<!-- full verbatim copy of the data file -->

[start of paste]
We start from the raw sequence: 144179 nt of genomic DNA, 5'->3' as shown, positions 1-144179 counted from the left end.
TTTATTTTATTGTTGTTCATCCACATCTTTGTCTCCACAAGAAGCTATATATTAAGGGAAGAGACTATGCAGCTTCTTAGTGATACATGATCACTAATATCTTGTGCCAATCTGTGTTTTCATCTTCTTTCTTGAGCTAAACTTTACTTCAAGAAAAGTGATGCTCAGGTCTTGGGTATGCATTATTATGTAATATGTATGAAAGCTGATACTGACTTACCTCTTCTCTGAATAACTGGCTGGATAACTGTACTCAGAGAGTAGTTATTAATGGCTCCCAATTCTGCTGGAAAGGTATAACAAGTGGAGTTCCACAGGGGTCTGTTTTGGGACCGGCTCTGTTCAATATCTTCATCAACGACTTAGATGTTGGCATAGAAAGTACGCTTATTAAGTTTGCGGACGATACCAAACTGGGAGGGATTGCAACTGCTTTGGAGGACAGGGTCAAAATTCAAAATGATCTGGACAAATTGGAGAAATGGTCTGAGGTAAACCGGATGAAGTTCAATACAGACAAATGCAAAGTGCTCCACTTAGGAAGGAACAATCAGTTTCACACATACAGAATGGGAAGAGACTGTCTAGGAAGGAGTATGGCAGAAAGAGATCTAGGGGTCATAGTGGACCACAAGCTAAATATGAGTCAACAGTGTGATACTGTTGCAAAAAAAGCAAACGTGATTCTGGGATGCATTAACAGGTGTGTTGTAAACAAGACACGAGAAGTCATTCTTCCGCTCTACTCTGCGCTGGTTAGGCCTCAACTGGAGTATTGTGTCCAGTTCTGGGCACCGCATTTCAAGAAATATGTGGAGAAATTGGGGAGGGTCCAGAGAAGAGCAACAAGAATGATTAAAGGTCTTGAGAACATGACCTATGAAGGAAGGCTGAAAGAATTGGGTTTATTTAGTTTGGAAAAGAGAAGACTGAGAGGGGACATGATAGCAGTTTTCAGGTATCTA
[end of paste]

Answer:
We start from the raw sequence: 144179 nt of genomic DNA, 5'->3' as shown, positions 1-144179 counted from the left end.
TTTATTTTATTGTTGTTCATCCACATCTTTGTCTCCACAAGAAGCTATATATTAAGGGAAGAGACTATGCAGCTTCTTAGTGATACATGATCACTAATATCTTGTGCCAATCTGTGTTTTCATCTTCTTTCTTGAGCTAAACTTTACTTCAAGAAAAGTGATGCTCAGGTCTTGGGTATGCATTATTATGTAATATGTATGAAAGCTGATACTGACTTACCTCTTCTCTGAATAACTGGCTGGATAACTGTACTCAGAGAGTAGTTATTAATGGCTCCCAATTCTGCTGGAAAGGTATAACAAGTGGAGTTCCACAGGGGTCTGTTTTGGGACCGGCTCTGTTCAATATCTTCATCAACGACTTAGATGTTGGCATAGAAAGTACGCTTATTAAGTTTGCGGACGATACCAAACTGGGAGGGATTGCAACTGCTTTGGAGGACAGGGTCAAAATTCAAAATGATCTGGACAAATTGGAGAAATGGTCTGAGGTAAACCGGATGAAGTTCAATACAGACAAATGCAAAGTGCTCCACTTAGGAAGGAACAATCAGTTTCACACATACAGAATGGGAAGAGACTGTCTAGGAAGGAGTATGGCAGAAAGAGATCTAGGGGTCATAGTGGACCACAAGCTAAATATGAGTCAACAGTGTGATACTGTTGCAAAAAAAGCAAACGTGATTCTGGGATGCATTAACAGGTGTGTTGTAAACAAGACACGAGAAGTCATTCTTCCGCTCTACTCTGCGCTGGTTAGGCCTCAACTGGAGTATTGTGTCCAGTTCTGGGCACCGCATTTCAAGAAATATGTGGAGAAATTGGGGAGGGTCCAGAGAAGAGCAACAAGAATGATTAAAGGTCTTGAGAACATGACCTATGAAGGAAGGCTGAAAGAATTGGGTTTATTTAGTTTGGAAAAGAGAAGACTGAGAGGGGACATGATAGCAGTTTTCAGGTATCTA